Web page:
Ayurvedic Cleanse - Lunch - Indian Spiced Millet & Pumpkin
Millet is a lighter version of Pongal. This Indian cleansing recipe is very satisfying and soothing. The ancient grains are very filling and have high protein content.
This Indian Millet recipe serves 2.
⅓ cup/60g millet
1 ½ cups water
1 tsp ghee
1 cup pumpkin, cut into 1 cm cubes
1 tsp finely grated ginger
1 Tblsp ghee
½ tsp fennel seeds
6 fresh curry leaves, roughly torn
½ cup finely chopped fennel
½ tsp turmeric powder
½ - 1 tsp fine rock salt
few rounds of freshly ground pepper
1 tsp jaggery/brown sugar
freshly chopped coriander
Toasted Pumpkin Seeds
Fresh Coriander Leaves
Cut the pumpkin in half, scoop out the seeds, peel and chop into 1 cm cubes - measuring 1 cup. Set aside.
Remove the fronds and stem from the fennel and finely chop - measuring half a cup. Set aside.
Wash and drain the millet and place in a medium-sized saucepan. Pour in 1 ½ cups water and 1 teaspoon of ghee, chopped pumpkin, grated ginger then bring to a rapid boil, lower the heat and simmer uncovered for 10-15 minutes until most of the water has evaporated, then cover the pot, turn off the heat and leave undisturbed for approximately 5 minutes.
While waiting for the millet to cook toast the pumpkin seeds over medium heat until they pop. Set aside and prepare the voggarane.
For the voggarane:
Heat ghee in a small saucepan or skillet, add the cumin seeds and fresh curry leaves. Allow to sizzle for a few seconds, swishing the pan for the spices to fry evenly, stir in the chopped fennel and saute with the spices until soft, then add the turmeric powder. Turn off the heat and set aside.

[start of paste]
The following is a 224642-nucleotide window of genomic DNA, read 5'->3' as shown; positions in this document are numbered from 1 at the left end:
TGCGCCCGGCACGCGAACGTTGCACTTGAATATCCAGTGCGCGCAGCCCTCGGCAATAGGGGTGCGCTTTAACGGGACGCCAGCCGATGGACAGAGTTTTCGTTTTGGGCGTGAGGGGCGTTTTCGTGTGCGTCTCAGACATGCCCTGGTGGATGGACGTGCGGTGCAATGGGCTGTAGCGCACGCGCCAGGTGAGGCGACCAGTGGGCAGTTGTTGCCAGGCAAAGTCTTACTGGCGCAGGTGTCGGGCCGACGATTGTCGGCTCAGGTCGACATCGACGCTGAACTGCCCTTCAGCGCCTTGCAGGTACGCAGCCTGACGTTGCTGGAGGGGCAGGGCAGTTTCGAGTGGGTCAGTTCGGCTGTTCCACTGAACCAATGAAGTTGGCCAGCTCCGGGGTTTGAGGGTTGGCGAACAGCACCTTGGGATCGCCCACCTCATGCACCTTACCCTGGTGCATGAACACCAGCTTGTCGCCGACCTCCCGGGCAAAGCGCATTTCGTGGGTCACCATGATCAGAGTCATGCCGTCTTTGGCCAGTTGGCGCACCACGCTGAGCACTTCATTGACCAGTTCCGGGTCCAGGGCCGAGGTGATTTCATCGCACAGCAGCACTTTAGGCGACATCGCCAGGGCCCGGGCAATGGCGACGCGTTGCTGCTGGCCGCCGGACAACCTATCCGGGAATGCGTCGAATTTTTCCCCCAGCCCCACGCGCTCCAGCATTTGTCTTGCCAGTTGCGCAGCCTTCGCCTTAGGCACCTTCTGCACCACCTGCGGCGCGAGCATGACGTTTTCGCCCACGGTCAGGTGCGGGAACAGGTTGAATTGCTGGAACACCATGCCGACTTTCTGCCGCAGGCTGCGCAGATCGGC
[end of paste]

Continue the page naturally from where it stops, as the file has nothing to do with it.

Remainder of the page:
Once the millet is cooked, stir the voggarane in the millet, add salt, few rounds of fresh pepper, jaggery and fresh coriander - mix well. Allow to sit, covered for a few minutes before serving. Taste adding more sweet or salt.
To serve, divide into bowls, drizzle with ghee and sprinkle with toasted pumpkin seeds and finely chopped coriander.
Try to find the very small grain (foxtail millet) as opposed to the bigger commonly found millet, which can be quite dry when cooked. The foxtail millet is much finer and softly moist when cooked.
This dish can be made with quinoa, rice or any grain of your choice - the cooking times may vary.
To bring out millet’s flavour, dry-toast it over medium-heat for 4-5 minutes, then wash and proceed with the recipe.
Soak the millet in the evening for a quick morning preparation. (Lessen the water by ¼ cup)
Use half millet and half amaranth.
Try using different seasonal vegetables.